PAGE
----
Let’s see. What else is wrong with this Jeep?
There are some issues with the wipers. The rear wiper is gone, though the assembly remains. To be honest, it’s been gone so long that I don’t remember if I removed it because the wiper motor was shot, the wiring to the motor was shot, or if the wiper itself was bent or broken. At any rate, I haven’t had a rear wiper for quite some time.
The front wipers are fine, except that the driver’s side wiper moves a little too far to the left. It catches the trim on the edge of the windshield and makes an annoying “tick” sound each time. It doesn’t appear to actually affect the rain-clearing performance; however it may ultimately be shortening the life of the blade.
The blinkers work intermittently, and by that I don’t mean they flash as they should. I can’t quite figure them out, to be honest. Sometimes they work correctly, both front, back, and side lights blinking correctly. Sometimes one side or the other will signal with a solid “on” light – usually an indication that a bulb is out. I’ve replaced the bulbs, had them work for a time, then go back to solid… and then start working again! I suppose this indicates a wiring problem, maybe a short somewhere. Perhaps it only happens when it’s raining, when things get wet? Like I said, I can’t quite figure them out.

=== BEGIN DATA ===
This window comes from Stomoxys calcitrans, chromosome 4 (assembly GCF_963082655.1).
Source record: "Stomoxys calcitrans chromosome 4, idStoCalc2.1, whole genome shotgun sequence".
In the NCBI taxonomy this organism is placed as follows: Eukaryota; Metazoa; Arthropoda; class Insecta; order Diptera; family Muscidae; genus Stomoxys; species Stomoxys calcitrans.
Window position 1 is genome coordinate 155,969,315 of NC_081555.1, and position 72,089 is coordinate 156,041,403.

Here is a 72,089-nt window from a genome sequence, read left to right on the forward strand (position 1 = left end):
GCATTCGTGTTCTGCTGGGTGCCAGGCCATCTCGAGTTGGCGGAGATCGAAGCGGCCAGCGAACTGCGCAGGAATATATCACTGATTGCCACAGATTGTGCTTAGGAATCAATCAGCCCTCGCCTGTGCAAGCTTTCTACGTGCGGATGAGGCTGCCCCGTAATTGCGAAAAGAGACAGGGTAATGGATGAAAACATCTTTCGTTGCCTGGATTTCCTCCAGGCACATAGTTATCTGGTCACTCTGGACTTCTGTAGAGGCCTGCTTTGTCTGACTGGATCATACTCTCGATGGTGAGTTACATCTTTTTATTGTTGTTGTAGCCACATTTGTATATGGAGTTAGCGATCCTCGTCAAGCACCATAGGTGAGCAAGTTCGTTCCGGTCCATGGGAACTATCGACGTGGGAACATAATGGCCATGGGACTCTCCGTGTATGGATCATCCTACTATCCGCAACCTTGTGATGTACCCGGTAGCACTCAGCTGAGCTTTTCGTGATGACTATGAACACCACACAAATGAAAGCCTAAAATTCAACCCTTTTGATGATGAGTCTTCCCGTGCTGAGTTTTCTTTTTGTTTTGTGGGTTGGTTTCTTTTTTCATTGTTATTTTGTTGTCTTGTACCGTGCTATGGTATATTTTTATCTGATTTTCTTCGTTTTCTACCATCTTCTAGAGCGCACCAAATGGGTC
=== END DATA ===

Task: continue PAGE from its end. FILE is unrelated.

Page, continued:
Speaking of the rain, I should mention something about the brakes. They seem to work better in the rain – almost too good, to be honest. I’ve noticed that when it’s wet out, the right-side rear brakes lock up pretty easily. (Not that this Jeep has anti-lock brakes – if you smash down the brake pedal, they’re ALL going to lock up.) Could be related to the mysterious master cylinder leak. Mysterious, because I have no idea where the brake fluid is draining, but every 6 months or so, I need to pop it open and top off the reservoir. I don’t consider this a hardship – I’ve been on the same bottle of brake fluid for the last 3 years.